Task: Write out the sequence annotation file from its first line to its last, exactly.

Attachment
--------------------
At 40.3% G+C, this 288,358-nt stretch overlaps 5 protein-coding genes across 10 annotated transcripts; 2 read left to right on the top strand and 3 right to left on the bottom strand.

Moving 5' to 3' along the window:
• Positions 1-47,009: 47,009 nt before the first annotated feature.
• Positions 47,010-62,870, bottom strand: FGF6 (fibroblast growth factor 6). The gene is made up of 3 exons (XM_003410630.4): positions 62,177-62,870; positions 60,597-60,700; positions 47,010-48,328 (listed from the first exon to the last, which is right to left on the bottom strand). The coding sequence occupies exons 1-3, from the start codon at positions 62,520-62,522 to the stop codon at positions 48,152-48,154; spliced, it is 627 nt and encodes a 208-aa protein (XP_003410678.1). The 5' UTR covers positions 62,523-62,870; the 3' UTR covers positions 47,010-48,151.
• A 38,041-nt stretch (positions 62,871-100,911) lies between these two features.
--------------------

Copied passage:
At 40.3% G+C, this 288,358-nt stretch overlaps 5 protein-coding genes across 10 annotated transcripts; 2 read left to right on the top strand and 3 right to left on the bottom strand.

Moving 5' to 3' along the window:
• Positions 1-47,009: 47,009 nt before the first annotated feature.
• Positions 47,010-62,870, bottom strand: FGF6 (fibroblast growth factor 6). The gene is made up of 3 exons (XM_003410630.4): positions 62,177-62,870; positions 60,597-60,700; positions 47,010-48,328 (listed from the first exon to the last, which is right to left on the bottom strand). The coding sequence occupies exons 1-3, from the start codon at positions 62,520-62,522 to the stop codon at positions 48,152-48,154; spliced, it is 627 nt and encodes a 208-aa protein (XP_003410678.1). The 5' UTR covers positions 62,523-62,870; the 3' UTR covers positions 47,010-48,151.
• A 38,041-nt stretch (positions 62,871-100,911) lies between these two features.